We hear the Christmas stories every year, but have we ever thought how those first Christians might have “heard” them? The Prophetic Promise that God would send a savior had been recounted for 700 years, and still no fulfillment. In fact, the Romans now occupied Judea as well as most of the Ancient Near East (what we call the Middle East today). The Roman Empire had come to be as a result of the military campaign led by Octavian against Mark Antony and Cleopatra. On September 2, 31 B.C., Octavian decisively defeated Antony and Cleopatra in a naval battle off the coast of Greece near a city called Actium. The victory led to the reuniting of the Roman Republic, but led to the shift from democracy to dictatorship. Why? Because Octavian was thought to be the savior of the world. His name was changed to Augustus (meaning “one to be worshipped”) and carried the titles of Savior, Son of God, King of Kings, Lord of Lords. Into that historical setting Jesus was born, told through the Gospel of Luke. Can you see how subversive Luke’s Nativity Story was in light of the realities of living in the Roman Empire? It was literally a clash of kingdoms, God’s Kingdom against the Roman Empire.
Have you ever thought that the Christmas Story might be subversive?
And if it is subversive, what does the story subvert? Does a subversive Christmas Story speak to our world today?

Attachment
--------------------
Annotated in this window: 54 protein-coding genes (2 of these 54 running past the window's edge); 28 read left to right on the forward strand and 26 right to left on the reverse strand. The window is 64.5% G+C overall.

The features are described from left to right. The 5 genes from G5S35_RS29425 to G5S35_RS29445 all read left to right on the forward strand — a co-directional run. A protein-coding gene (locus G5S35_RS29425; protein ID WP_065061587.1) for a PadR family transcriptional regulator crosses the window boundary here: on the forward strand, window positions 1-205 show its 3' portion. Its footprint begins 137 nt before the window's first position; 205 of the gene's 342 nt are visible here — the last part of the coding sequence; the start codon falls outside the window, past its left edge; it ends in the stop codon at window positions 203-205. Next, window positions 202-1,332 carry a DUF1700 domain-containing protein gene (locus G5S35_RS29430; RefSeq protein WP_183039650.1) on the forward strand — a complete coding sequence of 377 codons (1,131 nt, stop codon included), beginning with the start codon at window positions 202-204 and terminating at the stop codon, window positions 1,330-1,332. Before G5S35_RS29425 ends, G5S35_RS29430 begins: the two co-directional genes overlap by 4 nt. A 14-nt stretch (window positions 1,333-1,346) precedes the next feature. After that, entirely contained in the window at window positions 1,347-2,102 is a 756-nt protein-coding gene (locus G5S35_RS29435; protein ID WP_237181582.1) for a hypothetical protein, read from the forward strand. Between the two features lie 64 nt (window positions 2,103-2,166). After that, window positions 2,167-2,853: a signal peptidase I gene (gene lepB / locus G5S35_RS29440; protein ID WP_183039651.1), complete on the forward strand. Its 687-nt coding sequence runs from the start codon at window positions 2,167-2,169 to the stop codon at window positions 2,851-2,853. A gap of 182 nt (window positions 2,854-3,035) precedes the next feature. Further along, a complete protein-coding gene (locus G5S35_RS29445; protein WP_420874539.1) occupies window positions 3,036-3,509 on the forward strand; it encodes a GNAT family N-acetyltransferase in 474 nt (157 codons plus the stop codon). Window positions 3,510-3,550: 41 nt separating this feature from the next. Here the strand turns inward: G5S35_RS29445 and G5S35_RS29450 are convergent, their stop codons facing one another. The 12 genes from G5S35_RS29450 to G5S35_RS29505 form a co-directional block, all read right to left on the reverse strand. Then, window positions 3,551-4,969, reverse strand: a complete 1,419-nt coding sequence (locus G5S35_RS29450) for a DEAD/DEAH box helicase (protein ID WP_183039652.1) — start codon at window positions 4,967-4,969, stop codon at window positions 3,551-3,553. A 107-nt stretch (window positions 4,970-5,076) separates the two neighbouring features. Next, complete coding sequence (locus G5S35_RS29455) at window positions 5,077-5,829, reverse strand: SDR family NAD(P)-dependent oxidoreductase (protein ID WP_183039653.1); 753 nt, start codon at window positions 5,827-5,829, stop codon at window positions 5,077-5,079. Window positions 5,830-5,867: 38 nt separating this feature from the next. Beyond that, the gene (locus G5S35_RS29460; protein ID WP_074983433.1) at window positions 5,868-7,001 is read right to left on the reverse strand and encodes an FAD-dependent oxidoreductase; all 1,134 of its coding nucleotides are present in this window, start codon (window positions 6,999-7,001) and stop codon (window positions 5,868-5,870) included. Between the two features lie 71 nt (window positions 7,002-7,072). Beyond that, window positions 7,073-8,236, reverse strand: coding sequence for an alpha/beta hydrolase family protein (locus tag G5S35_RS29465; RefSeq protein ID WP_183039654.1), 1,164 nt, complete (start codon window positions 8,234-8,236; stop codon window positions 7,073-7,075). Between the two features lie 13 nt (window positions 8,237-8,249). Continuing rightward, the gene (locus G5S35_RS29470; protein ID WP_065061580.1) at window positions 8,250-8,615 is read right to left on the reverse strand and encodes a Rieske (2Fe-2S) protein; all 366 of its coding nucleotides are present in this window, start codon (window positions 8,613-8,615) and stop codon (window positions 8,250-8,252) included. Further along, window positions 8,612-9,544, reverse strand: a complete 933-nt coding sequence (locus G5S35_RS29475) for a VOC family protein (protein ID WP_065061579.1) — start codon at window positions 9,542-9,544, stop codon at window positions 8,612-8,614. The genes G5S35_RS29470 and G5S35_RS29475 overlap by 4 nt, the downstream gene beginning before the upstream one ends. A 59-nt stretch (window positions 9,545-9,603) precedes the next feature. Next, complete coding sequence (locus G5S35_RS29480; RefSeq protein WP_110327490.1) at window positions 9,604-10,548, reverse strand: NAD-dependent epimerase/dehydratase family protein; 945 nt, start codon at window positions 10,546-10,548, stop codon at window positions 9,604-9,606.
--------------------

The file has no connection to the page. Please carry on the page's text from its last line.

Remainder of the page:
The other Christmas Story, the one told by Matthew, has the same theme, but a different setting, and by reason, a different audience. The main players in the Matthean drama are Joseph, who receives messages from God through dreams, Herod, King of Judea, and the Magi, Gentile visitors from the East. The Gospel of Matthew offers Jesus as a new Moses, and if you know the story of Moses you will see the parallels.
The heart of the comparison is Moses act of liberating the Hebrew people from slavery under the oppression of Pharaoh, and Jesus freeing us all from the slavery to sin, in particular the sin of idolatry. In the one it is a physical liberation, and in the other it is a spiritual liberation.
In both it is a clash of Kingdoms, of reigns, once again.
The Magi, Gentiles, recognize the reign of God as supreme to any earthly king and come to pay homage. Herod responds in violence. Because his kingdom was being threatened by another, a Kingdom rooted in compassion, love, forgiveness. That’s the part we don’t often focus on as part of the Christmas Story, but it’s there. It is referred to as the Slaughter of the Innocents, and is found in Matthew 2:16-18. Warned in a dream, Joseph flees with Mary and their child Jesus to Egypt. They become refugees, migrants seeking safety from the violence happening in their homeland. Eventually Herod dies, and in another dream Joseph is told he can safely return to Judea.
But they cannot go home. Not to Bethlehem, which was their home. No, they are led to the region of Galilee, and settle in a town called Nazareth.
What would it be like to have to leave your home, and travel to a foreign land in order to find shelter, and safety? Where would you go in order to escape the earthly reigns of kingdoms and governments that thrive on violence, lies, oppression, injustice?
Where could you go to experience the power of love and compassion that is at the heart of the Christmas Stories contained in Luke and Matthew? Where would you go?
And know that there is where God has made a home for you.